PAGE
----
The British newspaper whose coverage of the 'human safari' scandal on India's Andaman Islands prompted international outrage, has confirmed the practice still goes on, with thousands of tourists flocking to the island to spot the Jarawa people.
The Observer found it "was business as usual for the human safari industry", eight months after it published video footage showing half-naked Jarawa women being ordered to dance by a policeman.
The report on Saturday concludes, "Despite the international outrage, despite the anger of the government in Delhi, despite the rulings of the highest court in the land, despite the repeated interventions of Congress party leader Sonia Gandhi on behalf of the Jarawa, the human safaris go on."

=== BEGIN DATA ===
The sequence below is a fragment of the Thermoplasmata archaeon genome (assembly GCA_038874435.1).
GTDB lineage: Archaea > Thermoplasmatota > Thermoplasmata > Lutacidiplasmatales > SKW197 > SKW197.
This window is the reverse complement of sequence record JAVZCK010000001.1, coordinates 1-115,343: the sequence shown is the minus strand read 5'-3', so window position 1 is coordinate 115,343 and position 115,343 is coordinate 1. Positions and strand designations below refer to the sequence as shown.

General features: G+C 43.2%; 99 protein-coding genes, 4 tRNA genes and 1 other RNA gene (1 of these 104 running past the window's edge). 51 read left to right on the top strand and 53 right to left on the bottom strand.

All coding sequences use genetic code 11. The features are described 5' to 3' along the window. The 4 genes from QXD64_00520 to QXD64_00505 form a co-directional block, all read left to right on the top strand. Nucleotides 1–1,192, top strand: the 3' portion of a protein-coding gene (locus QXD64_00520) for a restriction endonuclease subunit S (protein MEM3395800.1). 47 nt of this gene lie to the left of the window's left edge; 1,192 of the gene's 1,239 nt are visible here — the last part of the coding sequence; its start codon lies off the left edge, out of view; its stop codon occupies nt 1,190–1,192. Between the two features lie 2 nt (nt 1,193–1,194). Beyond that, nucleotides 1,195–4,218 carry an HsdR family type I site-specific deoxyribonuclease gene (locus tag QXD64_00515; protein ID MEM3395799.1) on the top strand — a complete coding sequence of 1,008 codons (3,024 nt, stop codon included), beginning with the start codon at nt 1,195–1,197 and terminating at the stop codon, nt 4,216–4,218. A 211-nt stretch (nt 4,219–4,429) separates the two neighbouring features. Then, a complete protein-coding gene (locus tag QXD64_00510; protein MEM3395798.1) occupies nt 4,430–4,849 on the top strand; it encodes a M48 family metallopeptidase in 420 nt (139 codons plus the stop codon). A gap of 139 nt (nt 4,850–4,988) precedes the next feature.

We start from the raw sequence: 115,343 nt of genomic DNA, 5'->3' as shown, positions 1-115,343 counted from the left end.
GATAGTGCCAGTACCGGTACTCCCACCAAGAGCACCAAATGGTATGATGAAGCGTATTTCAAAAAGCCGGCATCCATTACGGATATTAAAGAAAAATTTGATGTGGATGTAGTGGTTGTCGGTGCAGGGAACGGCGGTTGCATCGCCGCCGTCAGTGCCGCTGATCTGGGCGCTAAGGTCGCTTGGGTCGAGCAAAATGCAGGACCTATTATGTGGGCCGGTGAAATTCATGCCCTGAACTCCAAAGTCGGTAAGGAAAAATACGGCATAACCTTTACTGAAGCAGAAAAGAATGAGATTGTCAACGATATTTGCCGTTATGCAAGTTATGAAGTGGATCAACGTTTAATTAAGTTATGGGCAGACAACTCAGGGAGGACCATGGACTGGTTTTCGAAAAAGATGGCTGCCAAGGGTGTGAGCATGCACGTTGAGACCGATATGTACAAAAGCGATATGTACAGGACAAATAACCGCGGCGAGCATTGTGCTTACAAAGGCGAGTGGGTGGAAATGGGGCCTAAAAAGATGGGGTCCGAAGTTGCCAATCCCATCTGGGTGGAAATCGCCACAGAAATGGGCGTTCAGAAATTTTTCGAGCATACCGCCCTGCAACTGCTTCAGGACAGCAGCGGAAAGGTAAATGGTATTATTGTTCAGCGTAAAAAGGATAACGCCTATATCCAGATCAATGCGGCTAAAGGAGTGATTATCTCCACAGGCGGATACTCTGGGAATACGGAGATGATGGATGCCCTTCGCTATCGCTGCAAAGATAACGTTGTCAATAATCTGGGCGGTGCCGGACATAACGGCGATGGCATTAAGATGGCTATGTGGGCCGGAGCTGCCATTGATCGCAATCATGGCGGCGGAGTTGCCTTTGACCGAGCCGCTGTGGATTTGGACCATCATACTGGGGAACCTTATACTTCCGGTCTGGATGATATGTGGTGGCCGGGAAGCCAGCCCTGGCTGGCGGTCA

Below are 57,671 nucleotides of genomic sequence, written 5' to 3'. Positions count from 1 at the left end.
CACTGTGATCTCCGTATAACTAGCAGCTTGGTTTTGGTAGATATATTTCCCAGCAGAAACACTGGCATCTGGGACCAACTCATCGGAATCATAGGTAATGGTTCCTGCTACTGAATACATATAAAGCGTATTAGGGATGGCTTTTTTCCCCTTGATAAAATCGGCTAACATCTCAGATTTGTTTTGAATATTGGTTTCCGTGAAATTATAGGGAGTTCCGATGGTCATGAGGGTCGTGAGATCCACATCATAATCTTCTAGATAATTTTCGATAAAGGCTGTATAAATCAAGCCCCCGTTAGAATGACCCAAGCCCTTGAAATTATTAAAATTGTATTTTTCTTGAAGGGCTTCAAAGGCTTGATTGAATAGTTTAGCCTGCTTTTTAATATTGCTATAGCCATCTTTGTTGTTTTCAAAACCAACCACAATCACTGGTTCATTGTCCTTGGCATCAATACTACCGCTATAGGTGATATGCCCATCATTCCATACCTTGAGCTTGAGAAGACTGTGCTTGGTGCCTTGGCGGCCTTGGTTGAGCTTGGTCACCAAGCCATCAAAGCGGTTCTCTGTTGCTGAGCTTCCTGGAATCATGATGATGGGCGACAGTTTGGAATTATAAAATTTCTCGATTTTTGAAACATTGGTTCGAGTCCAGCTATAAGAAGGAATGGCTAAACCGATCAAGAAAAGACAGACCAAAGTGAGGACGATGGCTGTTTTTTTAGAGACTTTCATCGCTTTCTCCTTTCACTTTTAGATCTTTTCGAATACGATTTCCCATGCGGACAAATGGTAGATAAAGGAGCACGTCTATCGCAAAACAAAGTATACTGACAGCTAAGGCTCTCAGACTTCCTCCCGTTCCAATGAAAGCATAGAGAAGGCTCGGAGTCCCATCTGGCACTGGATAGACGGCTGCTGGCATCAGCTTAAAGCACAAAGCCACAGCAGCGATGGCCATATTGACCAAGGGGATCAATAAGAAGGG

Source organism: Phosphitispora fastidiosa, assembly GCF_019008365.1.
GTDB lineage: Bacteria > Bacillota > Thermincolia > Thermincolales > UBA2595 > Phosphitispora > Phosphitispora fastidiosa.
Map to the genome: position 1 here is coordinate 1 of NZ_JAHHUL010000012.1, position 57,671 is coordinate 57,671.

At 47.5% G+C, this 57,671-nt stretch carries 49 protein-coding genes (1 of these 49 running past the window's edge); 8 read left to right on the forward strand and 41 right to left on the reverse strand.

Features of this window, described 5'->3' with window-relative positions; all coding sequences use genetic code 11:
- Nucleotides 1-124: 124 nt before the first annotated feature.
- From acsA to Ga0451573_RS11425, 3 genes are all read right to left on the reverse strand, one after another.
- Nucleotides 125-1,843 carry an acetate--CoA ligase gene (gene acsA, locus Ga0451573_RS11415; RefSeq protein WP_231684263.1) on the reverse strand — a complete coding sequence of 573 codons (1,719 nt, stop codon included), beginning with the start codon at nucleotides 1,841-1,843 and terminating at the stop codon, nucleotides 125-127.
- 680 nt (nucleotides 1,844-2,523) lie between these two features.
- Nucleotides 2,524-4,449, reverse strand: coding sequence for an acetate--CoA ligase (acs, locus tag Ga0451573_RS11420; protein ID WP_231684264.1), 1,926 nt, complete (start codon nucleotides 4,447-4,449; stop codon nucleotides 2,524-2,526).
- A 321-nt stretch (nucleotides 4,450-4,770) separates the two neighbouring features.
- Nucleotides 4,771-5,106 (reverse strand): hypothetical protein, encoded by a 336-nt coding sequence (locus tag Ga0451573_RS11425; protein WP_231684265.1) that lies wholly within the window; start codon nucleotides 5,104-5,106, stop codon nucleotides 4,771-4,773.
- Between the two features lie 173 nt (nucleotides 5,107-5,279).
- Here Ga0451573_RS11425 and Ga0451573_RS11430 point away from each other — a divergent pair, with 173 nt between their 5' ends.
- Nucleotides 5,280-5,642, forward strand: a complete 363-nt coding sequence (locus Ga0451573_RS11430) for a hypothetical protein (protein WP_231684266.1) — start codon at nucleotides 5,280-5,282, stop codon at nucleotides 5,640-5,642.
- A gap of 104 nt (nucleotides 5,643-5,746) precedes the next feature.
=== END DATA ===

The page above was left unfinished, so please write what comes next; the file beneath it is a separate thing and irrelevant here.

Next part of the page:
Survival International first exposed human safaris in 2010, but video evidence of the abuse triggered calls for more to be done to protect the rights of the tribe.(See: Survival launches tourist boycott of Andaman's 'human safari park')
However, despite punishing those caught exploiting the Jarawa in the wake of the scandal, the Andaman authorities are refusing to take a tough stance on the practice, and have repeatedly ignored rulings by India's Supreme Court.
Ten years ago, the court ordered the closure of the Andaman Trunk Road (ATR), which facilitates tours to see the Jarawa by cutting straight through their reserve, but it remains open.